ing industry, Commercial Roofing & Waterproofing Hawaii Inc., which reports earnings of $18.8 million in 2019. The No. 3 spot among those firms who responded to the survey is Tory’s Roofing and Waterproofing Inc. with $12.5 million in earnings last year. Looking ahead at the roofing industry, Lyons remains cautious. “Although we were deemed an ‘essential business,’ the effects of COVID-19 are still there, and we expect more of a hit as time goes on,” he says. “Besides a slowing of projects, the mindset of everyone will be ‘caution,’ and that we will have a less than positive impact. “At least 2019 will go down with great numbers. And while 2020 was showing equal promise, I am afraid the balance of the year will be less than stellar.” Kapili Roofing & Painting returns to the Top 10 at No. 4 after a four-



“busy, busy” workload in 2019, with carryovers into this year, has kept roofers’ business moving at a brisk

2019 2018 2017 2016 2015 2014 2013 2012 2011 2010



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’S TOP 1 AII 0 W





CEO/PRESIDENT: Scot Jimenez | SPECIALTY: Low slope, fluid applied, single ply, modified bitumen, steep slope, metal, tile, shingle, specialty waterproofing all types HAWAII STATE LICENSE: BC-22075


Beachside Roofing completed renovations at Mauna Lani, Auberge Resorts Collection, in 2019.


eachside Roofing LLC reports a 17.6 percent increase in business in 2019 over the previous year, and for the tenth consecutive year sits atop Hawaii’s Top 10 Roofers among the Islands’ companies taking part in the Building Industry Hawaii survey. The Kapolei-based roofer reports earnings of $30.6 million in 2019. Last year Beachside posted revenue of $26 million. Scot Jimenez, Beachside’s president, says 2019 was “overall good” for the company that is in its 36th year of doing business in Hawaii. “In construction, there is a vast amount of variables that can happen, and with that there comes the issues of timing, cost, responsibility and resolu18 | BUILDING INDUSTRY HAWAII | MAY 2020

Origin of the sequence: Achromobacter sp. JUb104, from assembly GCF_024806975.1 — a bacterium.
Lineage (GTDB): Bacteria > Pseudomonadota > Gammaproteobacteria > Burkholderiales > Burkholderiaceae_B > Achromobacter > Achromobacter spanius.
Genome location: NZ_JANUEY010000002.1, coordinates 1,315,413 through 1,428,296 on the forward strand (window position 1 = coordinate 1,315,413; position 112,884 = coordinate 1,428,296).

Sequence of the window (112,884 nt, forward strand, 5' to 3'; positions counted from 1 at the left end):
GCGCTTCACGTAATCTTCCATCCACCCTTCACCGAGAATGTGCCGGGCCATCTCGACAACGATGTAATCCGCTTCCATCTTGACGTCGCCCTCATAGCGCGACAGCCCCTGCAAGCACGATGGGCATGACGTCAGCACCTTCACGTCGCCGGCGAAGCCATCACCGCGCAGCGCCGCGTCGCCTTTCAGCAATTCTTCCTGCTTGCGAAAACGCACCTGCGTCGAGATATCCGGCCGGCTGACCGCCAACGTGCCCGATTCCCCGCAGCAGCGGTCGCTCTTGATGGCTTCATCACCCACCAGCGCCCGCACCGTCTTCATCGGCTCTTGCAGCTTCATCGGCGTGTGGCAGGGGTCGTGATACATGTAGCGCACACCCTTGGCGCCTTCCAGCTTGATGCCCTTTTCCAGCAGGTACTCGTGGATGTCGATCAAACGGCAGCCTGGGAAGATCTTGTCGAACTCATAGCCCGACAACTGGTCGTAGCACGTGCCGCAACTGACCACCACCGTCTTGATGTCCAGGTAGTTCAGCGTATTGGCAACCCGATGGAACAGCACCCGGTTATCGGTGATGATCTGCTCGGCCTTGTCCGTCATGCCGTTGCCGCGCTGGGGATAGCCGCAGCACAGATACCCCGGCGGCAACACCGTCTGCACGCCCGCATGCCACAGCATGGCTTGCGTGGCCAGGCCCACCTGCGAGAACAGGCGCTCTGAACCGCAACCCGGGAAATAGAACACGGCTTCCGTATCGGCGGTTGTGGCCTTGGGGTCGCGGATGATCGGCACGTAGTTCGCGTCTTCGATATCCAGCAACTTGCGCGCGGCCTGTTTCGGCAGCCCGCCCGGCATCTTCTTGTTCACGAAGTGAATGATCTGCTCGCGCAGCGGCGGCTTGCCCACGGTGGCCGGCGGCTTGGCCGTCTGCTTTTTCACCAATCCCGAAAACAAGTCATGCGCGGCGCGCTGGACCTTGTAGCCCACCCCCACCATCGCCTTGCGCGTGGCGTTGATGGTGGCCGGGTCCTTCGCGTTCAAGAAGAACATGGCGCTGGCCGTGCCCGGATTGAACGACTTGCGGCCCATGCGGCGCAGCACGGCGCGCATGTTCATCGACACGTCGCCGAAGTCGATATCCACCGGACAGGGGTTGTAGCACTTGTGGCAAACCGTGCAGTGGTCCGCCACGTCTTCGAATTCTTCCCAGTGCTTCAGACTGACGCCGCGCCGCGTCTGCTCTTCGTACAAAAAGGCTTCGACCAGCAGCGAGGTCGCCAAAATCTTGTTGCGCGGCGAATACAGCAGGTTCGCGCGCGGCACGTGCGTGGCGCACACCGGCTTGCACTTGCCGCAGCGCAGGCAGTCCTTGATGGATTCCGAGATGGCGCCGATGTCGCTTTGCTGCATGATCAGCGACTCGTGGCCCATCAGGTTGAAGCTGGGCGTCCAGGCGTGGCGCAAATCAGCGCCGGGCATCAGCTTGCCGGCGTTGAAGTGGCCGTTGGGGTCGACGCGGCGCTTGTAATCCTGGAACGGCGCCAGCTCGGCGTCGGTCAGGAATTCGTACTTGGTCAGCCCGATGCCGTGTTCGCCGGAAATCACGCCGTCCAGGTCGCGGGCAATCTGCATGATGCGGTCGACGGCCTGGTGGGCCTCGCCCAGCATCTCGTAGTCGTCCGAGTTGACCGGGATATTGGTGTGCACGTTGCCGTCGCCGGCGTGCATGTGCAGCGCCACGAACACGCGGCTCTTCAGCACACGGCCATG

One Waterfront Towers is among Beachside Roofing’s recent projects.

tion of problem-solving for the longterm success,” Jimenez says. Beachside reports doing 15 percent of its work last year in the public sector.

Beachside’s projects in 2019 include Koele Lodge; Mauna Lani, Auberge Resorts Collection; Halepuna Waikiki; Kulana Hale Phase 1, roof restoration at Kaiser Moanalua; Kapiolani Residence; Espacio—The Jewel of Waikiki; Commercial Plumbing and the Kahului CONRAC Facility. Beachside’s projects this year include the Waikiki Marriott, One Waterfront Towers, Aalii in Ward Village, Azure, the Safeway Waikele, Honouliuli WWTP Phase 1B, Central Ala Moana and Iolani School K-1 Labs and Studio. “We have had several challenging projects with their specific issues to manage,” Jimenez says. “The key is working toward the project to be successful.”

License # BC-22075

Roof Service & Maintenance Hawaii’s Full-Service Roofing Company Commercial Roofing – 682.5803 Commercial Roofing Service Maintenance Division –792.2920


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COMMERCIAL ROOFING & WATERPROOFING HAWAII INC. CEO/PRESIDENT: Guy Akasaki | SPECIALTY: Low slope, fluid applied, single ply, modified bitumen, steep slope, metal, tile, shingle, roof management and maintenance, gutters, turnkey roofing/PV installation | HAWAII STATE LICENSE: BC-18179


ommercial Roofing & Waterproofing Hawaii Inc. repeats as the second-highest earning company among Hawaii’s Top 10 Roofers in this year’s survey. CRW reports earnings of $19.9 million last year, a 4.1 percent increase over its 2018 revenue of $19.1 million. Guy Akasaki, CEO of the Waipahubased company he began in 1993, says “the year 2019 was good, tracking with the economic growth and GDP, with an eye on the same moving into 2020.” As Hawaii’s roofers adjust to cope with the COVID-19 outbreak, Akasaki says that he is “optimistically hopeful of recovery and watching how America’s innovative spirit comes together to attack this global unseen enemy.”